In his comments, Sen. West expressed the complexity of the deadly force debate. “Like all of us, police officers have families who are concerned that they return home at the end of the day,” he said. But given citizens’ concerns about excessive use of deadly force, West said there is a move in many cities to pass legislation to limit when police can use deadly force.

Police: At work on multiple alternatives to lethal force

Dallas Police Chief Renee Hall and a trio of officers discussed actions police are taking to reduce use of deadly force. Hall stressed the importance of positive police-community relations and affirmed that under her leadership the department is actively working to balance protection of citizens with less use of deadly force. Asked about efforts to weed out racists and extremists on the force, she said, like other employers, the department is limited in how deeply it can screen applicants, but she said the department conducts background checks and reviews candidates’ social media profiles before hiring.

Officer Bobby Parrott who works with recruits in the department’s training academy said all officers undergo sensitivity training and instruction in a variety of non-lethal defensive tactics. He said the department’s training emphasizes time and distance, a practice that encourages officers to avoid confronting suspects when possible until more officers arrive on scene to provide support that may improve outcomes. Officers are also trained to talk with people to try to resolve issues and avoid confrontations, but Parrott admitted communication skills are not as well developed as they might be in the 18- to 21-year-olds who are the majority of police recruits.

Regarding police use of non-lethal options, Sgt. Anthony Greer said police officers are trained to employ Tasers, pepper balls, mace and other tools to control violent offenders. Greer said the department encourages officers to consider using less lethal options whenever possible to reduce injuries to officers and the public, however he said the decision of which option to use in a confrontation involves a judgment call by the officer on the scene.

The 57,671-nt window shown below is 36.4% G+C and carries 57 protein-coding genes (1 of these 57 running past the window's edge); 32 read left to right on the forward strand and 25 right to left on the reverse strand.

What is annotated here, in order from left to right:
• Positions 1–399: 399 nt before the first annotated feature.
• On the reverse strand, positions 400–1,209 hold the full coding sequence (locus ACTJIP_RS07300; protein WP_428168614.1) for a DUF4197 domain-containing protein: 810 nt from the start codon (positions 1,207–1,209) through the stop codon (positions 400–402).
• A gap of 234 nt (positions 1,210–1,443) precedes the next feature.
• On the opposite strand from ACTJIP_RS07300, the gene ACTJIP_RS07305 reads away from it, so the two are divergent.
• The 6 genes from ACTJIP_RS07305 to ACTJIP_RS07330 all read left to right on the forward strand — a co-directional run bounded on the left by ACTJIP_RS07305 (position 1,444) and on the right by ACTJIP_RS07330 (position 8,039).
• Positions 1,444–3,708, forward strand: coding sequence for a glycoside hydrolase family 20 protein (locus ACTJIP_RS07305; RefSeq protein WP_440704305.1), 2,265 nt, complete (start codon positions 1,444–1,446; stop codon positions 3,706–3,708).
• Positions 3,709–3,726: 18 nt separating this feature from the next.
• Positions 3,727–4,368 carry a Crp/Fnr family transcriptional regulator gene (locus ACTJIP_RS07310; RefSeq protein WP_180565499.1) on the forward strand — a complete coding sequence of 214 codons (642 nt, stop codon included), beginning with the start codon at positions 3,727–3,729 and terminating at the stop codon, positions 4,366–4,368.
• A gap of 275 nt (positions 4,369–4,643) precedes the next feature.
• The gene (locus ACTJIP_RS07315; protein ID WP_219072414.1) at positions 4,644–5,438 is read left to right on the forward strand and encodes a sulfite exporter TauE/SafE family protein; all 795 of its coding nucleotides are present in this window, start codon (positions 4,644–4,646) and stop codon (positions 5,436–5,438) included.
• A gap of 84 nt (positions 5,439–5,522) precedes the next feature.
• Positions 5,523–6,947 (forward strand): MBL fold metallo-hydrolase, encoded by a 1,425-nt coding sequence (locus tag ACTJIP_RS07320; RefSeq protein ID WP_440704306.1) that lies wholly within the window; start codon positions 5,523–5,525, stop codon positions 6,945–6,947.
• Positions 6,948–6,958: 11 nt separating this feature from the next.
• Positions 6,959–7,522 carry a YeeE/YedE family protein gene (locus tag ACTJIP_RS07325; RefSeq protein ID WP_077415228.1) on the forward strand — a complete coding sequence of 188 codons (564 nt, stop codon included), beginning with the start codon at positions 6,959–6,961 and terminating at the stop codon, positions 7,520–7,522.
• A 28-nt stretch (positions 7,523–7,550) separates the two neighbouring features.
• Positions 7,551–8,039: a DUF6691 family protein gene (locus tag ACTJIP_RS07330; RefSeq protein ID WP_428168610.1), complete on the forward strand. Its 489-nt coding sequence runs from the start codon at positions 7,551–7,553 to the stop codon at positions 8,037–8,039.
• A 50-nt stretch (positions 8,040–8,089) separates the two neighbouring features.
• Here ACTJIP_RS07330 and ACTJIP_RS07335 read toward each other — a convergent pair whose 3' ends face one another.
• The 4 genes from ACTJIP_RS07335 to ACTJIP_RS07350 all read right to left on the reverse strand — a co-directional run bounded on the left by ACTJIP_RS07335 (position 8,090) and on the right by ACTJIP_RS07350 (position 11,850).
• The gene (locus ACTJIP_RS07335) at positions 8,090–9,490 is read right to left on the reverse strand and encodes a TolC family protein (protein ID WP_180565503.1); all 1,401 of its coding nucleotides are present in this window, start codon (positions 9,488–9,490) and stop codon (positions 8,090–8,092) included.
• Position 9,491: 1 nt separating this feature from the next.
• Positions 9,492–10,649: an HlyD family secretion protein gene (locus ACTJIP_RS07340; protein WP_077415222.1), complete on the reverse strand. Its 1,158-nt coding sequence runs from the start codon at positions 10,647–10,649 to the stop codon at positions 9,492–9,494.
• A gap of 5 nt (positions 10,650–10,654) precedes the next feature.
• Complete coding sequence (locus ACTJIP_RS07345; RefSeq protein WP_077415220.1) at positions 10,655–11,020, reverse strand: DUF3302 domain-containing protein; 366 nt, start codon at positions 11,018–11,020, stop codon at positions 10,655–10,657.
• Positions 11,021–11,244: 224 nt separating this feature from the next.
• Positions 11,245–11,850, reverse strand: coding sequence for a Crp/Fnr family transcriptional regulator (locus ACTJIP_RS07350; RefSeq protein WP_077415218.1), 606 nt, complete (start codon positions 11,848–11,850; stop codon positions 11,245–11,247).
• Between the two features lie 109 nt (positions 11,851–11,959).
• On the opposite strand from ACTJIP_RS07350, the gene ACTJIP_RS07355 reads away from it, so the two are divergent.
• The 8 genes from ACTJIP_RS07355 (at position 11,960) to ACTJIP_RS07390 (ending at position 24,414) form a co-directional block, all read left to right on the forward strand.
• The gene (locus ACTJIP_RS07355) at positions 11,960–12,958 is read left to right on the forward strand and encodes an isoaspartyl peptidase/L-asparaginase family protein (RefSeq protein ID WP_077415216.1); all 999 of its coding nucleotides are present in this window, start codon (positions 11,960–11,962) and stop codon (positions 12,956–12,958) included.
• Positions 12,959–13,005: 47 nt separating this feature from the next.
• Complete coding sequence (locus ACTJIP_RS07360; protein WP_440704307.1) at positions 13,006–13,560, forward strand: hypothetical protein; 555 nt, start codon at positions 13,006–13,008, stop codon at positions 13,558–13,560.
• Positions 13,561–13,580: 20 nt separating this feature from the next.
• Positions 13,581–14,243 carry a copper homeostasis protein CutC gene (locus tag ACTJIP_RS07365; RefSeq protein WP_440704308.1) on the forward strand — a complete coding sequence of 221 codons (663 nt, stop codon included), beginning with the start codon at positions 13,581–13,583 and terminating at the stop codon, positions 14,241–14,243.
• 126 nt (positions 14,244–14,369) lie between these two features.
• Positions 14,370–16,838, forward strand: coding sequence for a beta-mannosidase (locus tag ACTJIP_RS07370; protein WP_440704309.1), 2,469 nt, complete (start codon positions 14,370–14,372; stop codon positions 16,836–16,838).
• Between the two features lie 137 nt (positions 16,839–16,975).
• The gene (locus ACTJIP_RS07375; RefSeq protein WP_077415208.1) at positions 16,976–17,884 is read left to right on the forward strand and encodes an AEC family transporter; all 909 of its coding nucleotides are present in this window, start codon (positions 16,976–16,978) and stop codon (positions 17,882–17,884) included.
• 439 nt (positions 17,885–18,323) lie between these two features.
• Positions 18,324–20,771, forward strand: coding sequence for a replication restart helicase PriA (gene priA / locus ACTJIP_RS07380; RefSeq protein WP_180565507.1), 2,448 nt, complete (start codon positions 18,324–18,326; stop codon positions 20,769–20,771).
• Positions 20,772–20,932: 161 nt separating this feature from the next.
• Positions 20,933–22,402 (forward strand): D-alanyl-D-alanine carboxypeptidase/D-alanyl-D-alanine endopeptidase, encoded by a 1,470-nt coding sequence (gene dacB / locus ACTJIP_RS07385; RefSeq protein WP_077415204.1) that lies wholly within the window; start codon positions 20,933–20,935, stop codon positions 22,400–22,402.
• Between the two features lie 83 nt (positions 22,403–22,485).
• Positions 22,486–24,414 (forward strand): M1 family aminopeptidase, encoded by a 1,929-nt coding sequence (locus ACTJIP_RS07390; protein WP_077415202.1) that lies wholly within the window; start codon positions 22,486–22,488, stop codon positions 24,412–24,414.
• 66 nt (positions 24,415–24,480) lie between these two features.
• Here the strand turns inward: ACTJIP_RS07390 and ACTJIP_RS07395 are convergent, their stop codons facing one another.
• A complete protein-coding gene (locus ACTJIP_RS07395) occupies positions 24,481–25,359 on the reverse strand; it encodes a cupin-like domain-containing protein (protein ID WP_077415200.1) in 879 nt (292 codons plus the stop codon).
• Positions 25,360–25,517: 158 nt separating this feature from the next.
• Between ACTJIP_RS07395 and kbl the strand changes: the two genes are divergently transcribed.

Police acknowledge that responding to calls involving individuals with mental health issues is a serious enforcement challenge. To decrease the odds of these situations turning violent, the department is testing a pilot program that sends a special team to calls involving people with mental illness. The Right Care team is composed of a police officer, paramedic and mental health professional. Care team officer Sgt. Jennifer Wells said the team responds to sensitive calls in unmarked vehicles and can perform mental health evaluations, supply meds, and provide a variety of social service resources to individuals and families. To date, she said results are positive. The team has not only developed positive relationships with disabled people and their families but has freed up other officers by responding to the repeat calls police often receive from boarding houses and residences of mentally disabled people.

Discussions are to continue

Following a robust Q&A session, participants left the forum knowing more about the challenges facing police and having had a chance to express their concerns directly to police. The sorority and city officials have promised follow-up exchanges to keep the police-community conversation going in hopes of realizing better relations and less strife and loss of life.